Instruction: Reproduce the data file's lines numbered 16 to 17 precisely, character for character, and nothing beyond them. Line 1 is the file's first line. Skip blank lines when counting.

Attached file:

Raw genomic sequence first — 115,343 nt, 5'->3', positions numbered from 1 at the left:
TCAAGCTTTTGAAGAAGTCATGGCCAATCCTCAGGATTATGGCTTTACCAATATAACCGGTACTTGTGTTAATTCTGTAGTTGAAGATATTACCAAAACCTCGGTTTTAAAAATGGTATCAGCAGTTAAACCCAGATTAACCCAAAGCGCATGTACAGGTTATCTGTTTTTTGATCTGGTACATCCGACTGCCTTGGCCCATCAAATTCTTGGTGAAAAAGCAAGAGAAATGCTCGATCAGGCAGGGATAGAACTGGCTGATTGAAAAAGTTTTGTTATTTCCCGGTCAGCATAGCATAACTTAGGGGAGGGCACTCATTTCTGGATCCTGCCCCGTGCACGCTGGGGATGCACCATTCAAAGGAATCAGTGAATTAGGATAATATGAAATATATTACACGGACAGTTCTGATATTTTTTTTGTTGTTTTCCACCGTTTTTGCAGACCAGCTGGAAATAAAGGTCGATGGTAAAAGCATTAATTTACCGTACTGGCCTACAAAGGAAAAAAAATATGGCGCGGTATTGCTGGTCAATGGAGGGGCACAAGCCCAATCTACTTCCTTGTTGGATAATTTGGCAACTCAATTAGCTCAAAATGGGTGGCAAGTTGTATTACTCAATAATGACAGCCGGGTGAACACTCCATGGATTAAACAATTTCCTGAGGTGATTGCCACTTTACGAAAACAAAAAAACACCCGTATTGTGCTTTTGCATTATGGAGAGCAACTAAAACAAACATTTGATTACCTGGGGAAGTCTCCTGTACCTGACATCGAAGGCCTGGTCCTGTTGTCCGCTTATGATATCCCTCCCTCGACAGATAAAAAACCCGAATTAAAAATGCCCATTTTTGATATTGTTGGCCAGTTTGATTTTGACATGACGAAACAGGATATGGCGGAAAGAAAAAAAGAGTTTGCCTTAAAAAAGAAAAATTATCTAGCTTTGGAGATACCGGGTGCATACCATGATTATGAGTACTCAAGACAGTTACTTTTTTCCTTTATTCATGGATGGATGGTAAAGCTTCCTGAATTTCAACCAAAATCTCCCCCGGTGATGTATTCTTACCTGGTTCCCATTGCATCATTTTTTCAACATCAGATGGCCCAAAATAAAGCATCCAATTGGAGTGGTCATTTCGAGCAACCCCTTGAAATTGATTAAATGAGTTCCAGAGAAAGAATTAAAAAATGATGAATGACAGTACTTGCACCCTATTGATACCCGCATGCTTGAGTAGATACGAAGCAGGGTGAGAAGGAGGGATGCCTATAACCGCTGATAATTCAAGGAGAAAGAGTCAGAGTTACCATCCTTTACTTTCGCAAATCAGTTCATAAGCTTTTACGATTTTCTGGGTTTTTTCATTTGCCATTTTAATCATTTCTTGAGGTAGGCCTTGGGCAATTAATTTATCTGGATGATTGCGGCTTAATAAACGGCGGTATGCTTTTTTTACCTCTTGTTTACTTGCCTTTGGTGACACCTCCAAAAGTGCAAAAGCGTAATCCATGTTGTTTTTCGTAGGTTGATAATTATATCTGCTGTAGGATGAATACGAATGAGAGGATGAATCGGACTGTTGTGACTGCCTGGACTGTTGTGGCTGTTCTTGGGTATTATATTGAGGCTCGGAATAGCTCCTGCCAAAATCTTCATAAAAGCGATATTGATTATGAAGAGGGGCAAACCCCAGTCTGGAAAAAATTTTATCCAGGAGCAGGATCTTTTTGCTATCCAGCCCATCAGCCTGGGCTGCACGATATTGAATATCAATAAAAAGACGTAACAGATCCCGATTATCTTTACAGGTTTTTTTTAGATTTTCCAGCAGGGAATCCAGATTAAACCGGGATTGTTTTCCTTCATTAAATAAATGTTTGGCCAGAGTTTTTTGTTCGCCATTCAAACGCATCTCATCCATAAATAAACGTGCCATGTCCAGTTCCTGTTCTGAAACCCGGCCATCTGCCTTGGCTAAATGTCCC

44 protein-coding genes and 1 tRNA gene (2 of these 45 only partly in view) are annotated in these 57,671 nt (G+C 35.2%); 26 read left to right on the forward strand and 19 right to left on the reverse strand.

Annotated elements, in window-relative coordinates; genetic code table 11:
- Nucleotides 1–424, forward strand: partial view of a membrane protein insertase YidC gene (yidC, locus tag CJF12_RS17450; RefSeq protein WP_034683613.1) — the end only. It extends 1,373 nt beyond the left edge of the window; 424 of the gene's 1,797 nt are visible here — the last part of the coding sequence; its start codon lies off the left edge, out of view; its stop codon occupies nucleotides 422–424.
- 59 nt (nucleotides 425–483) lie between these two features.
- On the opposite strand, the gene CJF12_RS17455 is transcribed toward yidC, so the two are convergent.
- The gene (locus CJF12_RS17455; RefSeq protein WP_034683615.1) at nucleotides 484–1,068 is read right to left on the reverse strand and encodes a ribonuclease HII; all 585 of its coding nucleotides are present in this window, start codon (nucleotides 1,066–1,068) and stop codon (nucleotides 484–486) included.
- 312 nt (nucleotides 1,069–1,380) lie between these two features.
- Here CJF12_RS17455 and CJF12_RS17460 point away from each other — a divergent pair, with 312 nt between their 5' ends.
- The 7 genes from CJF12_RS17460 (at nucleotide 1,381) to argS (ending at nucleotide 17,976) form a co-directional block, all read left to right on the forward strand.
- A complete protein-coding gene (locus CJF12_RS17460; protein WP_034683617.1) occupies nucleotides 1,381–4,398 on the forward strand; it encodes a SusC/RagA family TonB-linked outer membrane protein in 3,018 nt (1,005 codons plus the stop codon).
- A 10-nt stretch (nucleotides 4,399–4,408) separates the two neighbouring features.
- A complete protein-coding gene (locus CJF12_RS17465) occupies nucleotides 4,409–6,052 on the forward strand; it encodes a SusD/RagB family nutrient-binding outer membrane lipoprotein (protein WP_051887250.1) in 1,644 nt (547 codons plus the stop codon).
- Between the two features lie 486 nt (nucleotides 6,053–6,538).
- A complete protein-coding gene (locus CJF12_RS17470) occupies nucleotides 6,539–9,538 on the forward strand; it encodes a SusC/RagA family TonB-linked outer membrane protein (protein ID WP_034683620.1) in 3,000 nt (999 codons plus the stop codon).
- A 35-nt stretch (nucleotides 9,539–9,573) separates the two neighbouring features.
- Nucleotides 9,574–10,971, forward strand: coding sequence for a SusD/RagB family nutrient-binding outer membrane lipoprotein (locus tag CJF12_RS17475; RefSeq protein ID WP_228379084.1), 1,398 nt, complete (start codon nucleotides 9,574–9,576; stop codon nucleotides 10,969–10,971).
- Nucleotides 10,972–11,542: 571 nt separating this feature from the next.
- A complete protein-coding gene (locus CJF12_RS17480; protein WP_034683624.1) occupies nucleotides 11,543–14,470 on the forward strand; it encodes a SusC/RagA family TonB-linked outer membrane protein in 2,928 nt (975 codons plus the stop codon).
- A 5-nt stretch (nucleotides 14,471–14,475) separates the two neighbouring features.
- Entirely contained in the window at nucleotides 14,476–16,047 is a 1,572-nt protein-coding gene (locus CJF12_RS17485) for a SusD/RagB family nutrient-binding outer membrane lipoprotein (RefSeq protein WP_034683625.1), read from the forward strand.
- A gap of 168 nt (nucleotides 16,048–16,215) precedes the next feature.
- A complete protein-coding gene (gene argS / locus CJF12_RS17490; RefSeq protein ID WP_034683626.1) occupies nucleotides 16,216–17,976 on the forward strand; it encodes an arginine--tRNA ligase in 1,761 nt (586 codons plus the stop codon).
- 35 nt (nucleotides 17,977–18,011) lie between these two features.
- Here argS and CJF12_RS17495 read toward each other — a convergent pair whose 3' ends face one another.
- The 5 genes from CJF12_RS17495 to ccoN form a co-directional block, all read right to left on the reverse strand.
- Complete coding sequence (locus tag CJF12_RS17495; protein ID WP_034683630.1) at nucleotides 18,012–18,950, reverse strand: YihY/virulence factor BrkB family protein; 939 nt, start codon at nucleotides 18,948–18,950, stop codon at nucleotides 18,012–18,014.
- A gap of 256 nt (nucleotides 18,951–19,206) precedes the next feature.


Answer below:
- A complete protein-coding gene (locus CJF12_RS17470) occupies nucleotides 6,539–9,538 on the forward strand; it encodes a SusC/RagA family TonB-linked outer membrane protein (protein ID WP_034683620.1) in 3,000 nt (999 codons plus the stop codon).
- A 35-nt stretch (nucleotides 9,539–9,573) separates the two neighbouring features.